Distinct effects of acute and chronic nicotine application on microvascular thrombus formation and endothelial function in male and female mice
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Background and aims
Cigarette smoking is linked to thromboembolic events; however, a relationship between nicotine exposition and thrombosis has not been established. Thus, we intended to study the effect of acute and chronic nicotine application in an in vivo mouse model.
Materials and methods
In microvessels of the dorsal skin fold chamber, light-dye-induced thrombus formation was analyzed using intravital fluorescence microscopy. Male and female C57BL/6J mice received nicotine chronically via the drinking water (100 μg/ml) for 8 weeks. An additional series of experiments was performed with acute iv nicotine treatment (3 mg/kg body weight).
No significant differences in microvascular thrombus formation were detected after chronic nicotine application in male and female animals when compared with controls. Accordingly, flow cytometric analysis did not show significant effects on platelet activity. Chronic nicotine treatment resulted in a significantly reduced endothelial activation in male, but not in female mice. In contrast, acute iv application of nicotine revealed significantly shorter thrombosis times in arterioles of female mice and a significantly increased endothelial P-selectin expression in mice of both genders.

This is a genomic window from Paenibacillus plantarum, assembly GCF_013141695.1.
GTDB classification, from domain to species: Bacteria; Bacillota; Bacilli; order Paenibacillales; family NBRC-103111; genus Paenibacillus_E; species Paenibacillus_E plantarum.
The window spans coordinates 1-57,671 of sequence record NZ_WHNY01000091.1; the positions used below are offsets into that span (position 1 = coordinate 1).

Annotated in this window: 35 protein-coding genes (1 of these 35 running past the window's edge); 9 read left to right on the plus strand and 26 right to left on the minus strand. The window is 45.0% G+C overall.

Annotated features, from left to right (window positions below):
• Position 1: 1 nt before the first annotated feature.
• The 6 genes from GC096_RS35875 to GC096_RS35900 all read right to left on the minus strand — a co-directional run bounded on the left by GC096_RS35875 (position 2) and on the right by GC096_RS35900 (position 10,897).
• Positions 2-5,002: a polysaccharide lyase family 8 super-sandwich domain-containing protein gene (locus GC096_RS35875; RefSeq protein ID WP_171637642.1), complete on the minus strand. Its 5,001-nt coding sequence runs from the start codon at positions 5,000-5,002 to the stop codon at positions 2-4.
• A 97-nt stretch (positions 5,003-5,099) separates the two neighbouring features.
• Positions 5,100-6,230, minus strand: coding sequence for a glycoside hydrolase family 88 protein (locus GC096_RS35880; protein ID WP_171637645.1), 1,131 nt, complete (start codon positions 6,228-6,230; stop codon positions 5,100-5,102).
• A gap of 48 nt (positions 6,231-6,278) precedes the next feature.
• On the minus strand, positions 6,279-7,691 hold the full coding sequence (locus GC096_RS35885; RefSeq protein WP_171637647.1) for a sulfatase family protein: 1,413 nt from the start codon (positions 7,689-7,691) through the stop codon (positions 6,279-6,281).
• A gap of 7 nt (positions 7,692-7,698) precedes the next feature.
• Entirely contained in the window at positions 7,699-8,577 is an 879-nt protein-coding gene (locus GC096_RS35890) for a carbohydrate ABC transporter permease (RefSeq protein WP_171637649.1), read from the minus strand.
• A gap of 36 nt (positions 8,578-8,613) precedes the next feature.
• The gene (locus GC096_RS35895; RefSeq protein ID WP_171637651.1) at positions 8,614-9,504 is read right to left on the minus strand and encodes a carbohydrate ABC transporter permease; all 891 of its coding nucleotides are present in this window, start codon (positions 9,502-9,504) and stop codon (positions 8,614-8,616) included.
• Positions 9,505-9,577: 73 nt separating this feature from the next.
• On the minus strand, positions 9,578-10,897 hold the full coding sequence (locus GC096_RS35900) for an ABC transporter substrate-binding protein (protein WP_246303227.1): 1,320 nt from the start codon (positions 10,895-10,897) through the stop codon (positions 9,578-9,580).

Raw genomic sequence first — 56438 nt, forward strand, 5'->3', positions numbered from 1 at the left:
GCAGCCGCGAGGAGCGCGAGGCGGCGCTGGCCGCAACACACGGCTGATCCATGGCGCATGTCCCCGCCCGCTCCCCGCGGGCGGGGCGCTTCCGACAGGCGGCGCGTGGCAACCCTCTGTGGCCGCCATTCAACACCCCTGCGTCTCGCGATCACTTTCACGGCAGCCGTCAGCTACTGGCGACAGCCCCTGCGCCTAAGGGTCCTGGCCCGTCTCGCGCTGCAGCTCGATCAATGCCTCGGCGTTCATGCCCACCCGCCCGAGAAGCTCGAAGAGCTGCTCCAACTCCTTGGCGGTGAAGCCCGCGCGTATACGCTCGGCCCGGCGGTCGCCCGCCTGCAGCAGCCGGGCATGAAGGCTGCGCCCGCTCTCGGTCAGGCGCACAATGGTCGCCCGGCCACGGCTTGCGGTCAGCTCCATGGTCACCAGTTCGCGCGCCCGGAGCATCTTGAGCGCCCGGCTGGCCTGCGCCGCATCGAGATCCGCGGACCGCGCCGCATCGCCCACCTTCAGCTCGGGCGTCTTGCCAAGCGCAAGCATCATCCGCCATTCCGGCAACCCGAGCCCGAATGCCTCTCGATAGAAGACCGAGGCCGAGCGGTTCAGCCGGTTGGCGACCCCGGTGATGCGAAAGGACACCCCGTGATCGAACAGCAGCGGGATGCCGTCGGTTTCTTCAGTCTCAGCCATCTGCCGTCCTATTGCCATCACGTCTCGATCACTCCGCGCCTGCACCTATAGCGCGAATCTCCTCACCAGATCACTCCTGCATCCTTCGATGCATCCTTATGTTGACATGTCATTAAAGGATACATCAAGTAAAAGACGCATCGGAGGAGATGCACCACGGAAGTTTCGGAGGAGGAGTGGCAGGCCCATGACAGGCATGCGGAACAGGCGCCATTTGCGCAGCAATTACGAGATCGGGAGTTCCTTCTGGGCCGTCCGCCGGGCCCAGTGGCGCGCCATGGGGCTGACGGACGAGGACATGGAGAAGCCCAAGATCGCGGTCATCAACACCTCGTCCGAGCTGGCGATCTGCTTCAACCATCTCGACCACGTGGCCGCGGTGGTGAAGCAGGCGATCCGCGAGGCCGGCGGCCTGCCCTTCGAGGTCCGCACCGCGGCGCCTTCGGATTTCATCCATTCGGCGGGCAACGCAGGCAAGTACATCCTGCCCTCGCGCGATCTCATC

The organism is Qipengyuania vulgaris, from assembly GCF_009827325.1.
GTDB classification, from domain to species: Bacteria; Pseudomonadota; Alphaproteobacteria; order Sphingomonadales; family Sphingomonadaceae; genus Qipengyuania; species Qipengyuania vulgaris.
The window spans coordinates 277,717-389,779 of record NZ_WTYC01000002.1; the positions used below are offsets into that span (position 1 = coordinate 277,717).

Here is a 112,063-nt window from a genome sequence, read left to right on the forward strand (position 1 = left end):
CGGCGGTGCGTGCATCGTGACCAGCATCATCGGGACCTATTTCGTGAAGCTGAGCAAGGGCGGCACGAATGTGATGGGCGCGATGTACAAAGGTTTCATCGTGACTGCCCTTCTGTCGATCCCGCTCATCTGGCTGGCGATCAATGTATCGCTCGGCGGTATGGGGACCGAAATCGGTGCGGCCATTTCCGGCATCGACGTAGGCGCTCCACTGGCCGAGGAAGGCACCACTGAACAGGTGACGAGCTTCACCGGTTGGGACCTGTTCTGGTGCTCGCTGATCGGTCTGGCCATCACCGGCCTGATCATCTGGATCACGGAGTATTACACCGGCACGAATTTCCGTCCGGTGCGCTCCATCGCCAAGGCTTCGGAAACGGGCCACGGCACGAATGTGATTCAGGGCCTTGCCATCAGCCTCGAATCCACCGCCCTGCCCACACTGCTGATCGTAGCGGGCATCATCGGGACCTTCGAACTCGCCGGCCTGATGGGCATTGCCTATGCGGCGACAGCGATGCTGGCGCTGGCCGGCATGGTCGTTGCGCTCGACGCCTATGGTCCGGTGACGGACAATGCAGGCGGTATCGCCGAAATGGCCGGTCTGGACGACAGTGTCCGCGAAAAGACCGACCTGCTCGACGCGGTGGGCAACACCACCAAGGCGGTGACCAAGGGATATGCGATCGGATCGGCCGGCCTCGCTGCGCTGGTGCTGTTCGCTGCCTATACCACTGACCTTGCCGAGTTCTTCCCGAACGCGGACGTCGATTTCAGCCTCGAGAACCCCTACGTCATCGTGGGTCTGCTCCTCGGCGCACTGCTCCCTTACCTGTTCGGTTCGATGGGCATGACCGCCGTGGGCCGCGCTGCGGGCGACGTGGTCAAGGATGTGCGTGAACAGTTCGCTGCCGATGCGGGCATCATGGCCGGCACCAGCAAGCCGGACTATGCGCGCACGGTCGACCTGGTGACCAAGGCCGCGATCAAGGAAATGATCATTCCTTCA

Chronic nicotine application does not promote microvascular thrombus formation in mice of either gender, whereas acute high-dose iv administration caused a significant increase of arteriolar thrombosis in female animals probably via a synergistic effect of increased endothelial P-selectin expression and female hormone levels. A gender-dependency of acute nicotine action can be presumed.